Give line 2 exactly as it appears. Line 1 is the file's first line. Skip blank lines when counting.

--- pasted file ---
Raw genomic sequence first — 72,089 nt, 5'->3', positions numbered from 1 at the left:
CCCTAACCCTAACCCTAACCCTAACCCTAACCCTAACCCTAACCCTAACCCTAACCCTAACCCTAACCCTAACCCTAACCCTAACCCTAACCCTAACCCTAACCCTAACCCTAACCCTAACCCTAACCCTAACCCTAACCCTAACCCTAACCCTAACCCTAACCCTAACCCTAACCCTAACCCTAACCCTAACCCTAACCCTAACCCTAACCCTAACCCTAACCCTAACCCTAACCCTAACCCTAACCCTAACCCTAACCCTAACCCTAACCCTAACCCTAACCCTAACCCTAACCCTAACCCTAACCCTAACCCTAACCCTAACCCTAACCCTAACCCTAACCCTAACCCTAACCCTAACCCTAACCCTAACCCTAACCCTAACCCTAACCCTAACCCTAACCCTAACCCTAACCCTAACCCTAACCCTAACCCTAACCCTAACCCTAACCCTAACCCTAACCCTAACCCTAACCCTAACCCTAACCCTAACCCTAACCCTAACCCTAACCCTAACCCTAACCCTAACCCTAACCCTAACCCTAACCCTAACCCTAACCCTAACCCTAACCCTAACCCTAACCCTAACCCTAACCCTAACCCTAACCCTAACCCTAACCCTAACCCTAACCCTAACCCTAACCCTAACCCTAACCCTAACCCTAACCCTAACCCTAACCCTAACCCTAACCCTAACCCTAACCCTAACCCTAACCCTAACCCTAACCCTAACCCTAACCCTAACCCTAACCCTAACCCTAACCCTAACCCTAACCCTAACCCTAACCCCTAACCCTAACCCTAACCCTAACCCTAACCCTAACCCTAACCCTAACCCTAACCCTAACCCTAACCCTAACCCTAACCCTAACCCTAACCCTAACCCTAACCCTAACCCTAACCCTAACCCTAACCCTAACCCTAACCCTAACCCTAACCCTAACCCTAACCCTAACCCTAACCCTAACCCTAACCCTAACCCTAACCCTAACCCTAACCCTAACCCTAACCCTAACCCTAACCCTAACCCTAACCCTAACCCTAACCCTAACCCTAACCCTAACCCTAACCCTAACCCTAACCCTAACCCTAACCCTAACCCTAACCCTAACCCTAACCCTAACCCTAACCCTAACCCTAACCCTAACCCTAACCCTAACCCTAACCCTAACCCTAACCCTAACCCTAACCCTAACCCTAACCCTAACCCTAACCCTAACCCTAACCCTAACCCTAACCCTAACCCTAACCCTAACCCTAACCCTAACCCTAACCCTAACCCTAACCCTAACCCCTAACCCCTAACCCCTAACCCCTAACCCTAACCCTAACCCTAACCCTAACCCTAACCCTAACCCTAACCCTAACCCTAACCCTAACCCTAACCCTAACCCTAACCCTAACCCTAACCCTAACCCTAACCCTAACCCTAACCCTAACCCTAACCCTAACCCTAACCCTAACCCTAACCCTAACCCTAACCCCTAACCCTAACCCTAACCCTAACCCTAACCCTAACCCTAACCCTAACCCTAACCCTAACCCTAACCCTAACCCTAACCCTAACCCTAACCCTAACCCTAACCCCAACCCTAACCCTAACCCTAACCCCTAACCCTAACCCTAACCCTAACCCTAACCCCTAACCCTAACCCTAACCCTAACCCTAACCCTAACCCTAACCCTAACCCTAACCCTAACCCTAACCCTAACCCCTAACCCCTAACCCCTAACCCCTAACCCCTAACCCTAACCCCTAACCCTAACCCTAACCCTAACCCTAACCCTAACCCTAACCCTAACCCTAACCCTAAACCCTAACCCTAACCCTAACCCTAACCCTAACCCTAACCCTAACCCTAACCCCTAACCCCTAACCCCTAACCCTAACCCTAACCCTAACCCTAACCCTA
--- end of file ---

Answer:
CCCTAACCCTAACCCTAACCCTAACCCTAACCCTAACCCTAACCCTAACCCTAACCCTAACCCTAACCCTAACCCTAACCCTAACCCTAACCCTAACCCTAACCCTAACCCTAACCCTAACCCTAACCCTAACCCTAACCCTAACCCTAACCCTAACCCTAACCCTAACCCTAACCCTAACCCTAACCCTAACCCTAACCCTAACCCTAACCCTAACCCTAACCCTAACCCTAACCCTAACCCTAACCCTAACCCTAACCCTAACCCTAACCCTAACCCTAACCCTAACCCTAACCCTAACCCTAACCCTAACCCTAACCCTAACCCTAACCCTAACCCTAACCCTAACCCTAACCCTAACCCTAACCCTAACCCTAACCCTAACCCTAACCCTAACCCTAACCCTAACCCTAACCCTAACCCTAACCCTAACCCTAACCCTAACCCTAACCCTAACCCTAACCCTAACCCTAACCCTAACCCTAACCCTAACCCTAACCCTAACCCTAACCCTAACCCTAACCCTAACCCTAACCCTAACCCTAACCCTAACCCTAACCCTAACCCTAACCCTAACCCTAACCCTAACCCTAACCCTAACCCTAACCCTAACCCTAACCCTAACCCTAACCCTAACCCTAACCCTAACCCTAACCCTAACCCTAACCCTAACCCTAACCCTAACCCTAACCCTAACCCTAACCCTAACCCTAACCCTAACCCTAACCCTAACCCTAACCCTAACCCTAACCCTAACCCTAACCCTAACCCTAACCCTAACCCTAACCCCTAACCCTAACCCTAACCCTAACCCTAACCCTAACCCTAACCCTAACCCTAACCCTAACCCTAACCCTAACCCTAACCCTAACCCTAACCCTAACCCTAACCCTAACCCTAACCCTAACCCTAACCCTAACCCTAACCCTAACCCTAACCCTAACCCTAACCCTAACCCTAACCCTAACCCTAACCCTAACCCTAACCCTAACCCTAACCCTAACCCTAACCCTAACCCTAACCCTAACCCTAACCCTAACCCTAACCCTAACCCTAACCCTAACCCTAACCCTAACCCTAACCCTAACCCTAACCCTAACCCTAACCCTAACCCTAACCCTAACCCTAACCCTAACCCTAACCCTAACCCTAACCCTAACCCTAACCCTAACCCTAACCCTAACCCTAACCCTAACCCTAACCCTAACCCTAACCCTAACCCTAACCCTAACCCTAACCCTAACCCTAACCCTAACCCTAACCCTAACCCTAACCCTAACCCTAACCCTAACCCCTAACCCCTAACCCCTAACCCCTAACCCTAACCCTAACCCTAACCCTAACCCTAACCCTAACCCTAACCCTAACCCTAACCCTAACCCTAACCCTAACCCTAACCCTAACCCTAACCCTAACCCTAACCCTAACCCTAACCCTAACCCTAACCCTAACCCTAACCCTAACCCTAACCCTAACCCTAACCCCTAACCCTAACCCTAACCCTAACCCTAACCCTAACCCTAACCCTAACCCTAACCCTAACCCTAACCCTAACCCTAACCCTAACCCTAACCCTAACCCTAACCCCAACCCTAACCCTAACCCTAACCCCTAACCCTAACCCTAACCCTAACCCTAACCCCTAACCCTAACCCTAACCCTAACCCTAACCCTAACCCTAACCCTAACCCTAACCCTAACCCTAACCCTAACCCCTAACCCCTAACCCCTAACCCCTAACCCCTAACCCTAACCCCTAACCCTAACCCTAACCCTAACCCTAACCCTAACCCTAACCCTAACCCTAACCCTAAACCCTAACCCTAACCCTAACCCTAACCCTAACCCTAACCCTAACCCTAACCCCTAACCCCTAACCCCTAACCCTAACCCTAACCCTAACCCTAACCCTA